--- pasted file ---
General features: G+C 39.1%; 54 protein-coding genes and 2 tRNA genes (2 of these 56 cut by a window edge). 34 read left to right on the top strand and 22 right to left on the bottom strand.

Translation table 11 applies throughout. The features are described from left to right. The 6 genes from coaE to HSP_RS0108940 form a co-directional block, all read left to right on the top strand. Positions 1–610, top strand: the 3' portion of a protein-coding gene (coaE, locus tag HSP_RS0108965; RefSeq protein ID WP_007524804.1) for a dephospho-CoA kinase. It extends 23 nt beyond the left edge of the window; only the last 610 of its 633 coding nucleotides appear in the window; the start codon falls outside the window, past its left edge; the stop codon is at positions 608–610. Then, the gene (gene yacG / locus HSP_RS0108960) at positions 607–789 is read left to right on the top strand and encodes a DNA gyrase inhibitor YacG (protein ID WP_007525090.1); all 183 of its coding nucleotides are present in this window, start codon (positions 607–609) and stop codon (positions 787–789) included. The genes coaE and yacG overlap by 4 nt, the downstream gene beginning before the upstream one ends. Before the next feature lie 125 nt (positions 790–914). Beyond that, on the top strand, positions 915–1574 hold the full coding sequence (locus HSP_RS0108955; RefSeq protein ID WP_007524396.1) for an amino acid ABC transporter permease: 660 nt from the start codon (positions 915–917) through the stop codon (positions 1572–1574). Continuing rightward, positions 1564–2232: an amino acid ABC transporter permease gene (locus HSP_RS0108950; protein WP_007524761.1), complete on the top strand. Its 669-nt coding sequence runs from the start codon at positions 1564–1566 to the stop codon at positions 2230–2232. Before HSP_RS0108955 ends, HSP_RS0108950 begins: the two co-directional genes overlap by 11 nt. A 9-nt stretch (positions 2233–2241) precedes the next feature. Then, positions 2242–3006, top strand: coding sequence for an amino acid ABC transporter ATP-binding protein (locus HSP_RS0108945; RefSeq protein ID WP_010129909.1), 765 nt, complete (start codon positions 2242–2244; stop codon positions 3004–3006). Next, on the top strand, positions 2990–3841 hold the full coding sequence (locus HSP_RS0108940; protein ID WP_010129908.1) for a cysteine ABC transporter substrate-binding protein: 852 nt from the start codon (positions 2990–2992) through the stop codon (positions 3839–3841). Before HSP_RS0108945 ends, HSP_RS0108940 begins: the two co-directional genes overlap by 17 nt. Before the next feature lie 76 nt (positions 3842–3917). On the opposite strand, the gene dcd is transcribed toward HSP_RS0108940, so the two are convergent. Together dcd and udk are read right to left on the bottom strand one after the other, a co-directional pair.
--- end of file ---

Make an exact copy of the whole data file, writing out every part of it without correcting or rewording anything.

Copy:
General features: G+C 39.1%; 54 protein-coding genes and 2 tRNA genes (2 of these 56 cut by a window edge). 34 read left to right on the top strand and 22 right to left on the bottom strand.

Translation table 11 applies throughout. The features are described from left to right. The 6 genes from coaE to HSP_RS0108940 form a co-directional block, all read left to right on the top strand. Positions 1–610, top strand: the 3' portion of a protein-coding gene (coaE, locus tag HSP_RS0108965; RefSeq protein ID WP_007524804.1) for a dephospho-CoA kinase. It extends 23 nt beyond the left edge of the window; only the last 610 of its 633 coding nucleotides appear in the window; the start codon falls outside the window, past its left edge; the stop codon is at positions 608–610. Then, the gene (gene yacG / locus HSP_RS0108960) at positions 607–789 is read left to right on the top strand and encodes a DNA gyrase inhibitor YacG (protein ID WP_007525090.1); all 183 of its coding nucleotides are present in this window, start codon (positions 607–609) and stop codon (positions 787–789) included. The genes coaE and yacG overlap by 4 nt, the downstream gene beginning before the upstream one ends. Before the next feature lie 125 nt (positions 790–914). Beyond that, on the top strand, positions 915–1574 hold the full coding sequence (locus HSP_RS0108955; RefSeq protein ID WP_007524396.1) for an amino acid ABC transporter permease: 660 nt from the start codon (positions 915–917) through the stop codon (positions 1572–1574). Continuing rightward, positions 1564–2232: an amino acid ABC transporter permease gene (locus HSP_RS0108950; protein WP_007524761.1), complete on the top strand. Its 669-nt coding sequence runs from the start codon at positions 1564–1566 to the stop codon at positions 2230–2232. Before HSP_RS0108955 ends, HSP_RS0108950 begins: the two co-directional genes overlap by 11 nt. A 9-nt stretch (positions 2233–2241) precedes the next feature. Then, positions 2242–3006, top strand: coding sequence for an amino acid ABC transporter ATP-binding protein (locus HSP_RS0108945; RefSeq protein ID WP_010129909.1), 765 nt, complete (start codon positions 2242–2244; stop codon positions 3004–3006). Next, on the top strand, positions 2990–3841 hold the full coding sequence (locus HSP_RS0108940; protein ID WP_010129908.1) for a cysteine ABC transporter substrate-binding protein: 852 nt from the start codon (positions 2990–2992) through the stop codon (positions 3839–3841). Before HSP_RS0108945 ends, HSP_RS0108940 begins: the two co-directional genes overlap by 17 nt. Before the next feature lie 76 nt (positions 3842–3917). On the opposite strand, the gene dcd is transcribed toward HSP_RS0108940, so the two are convergent. Together dcd and udk are read right to left on the bottom strand one after the other, a co-directional pair.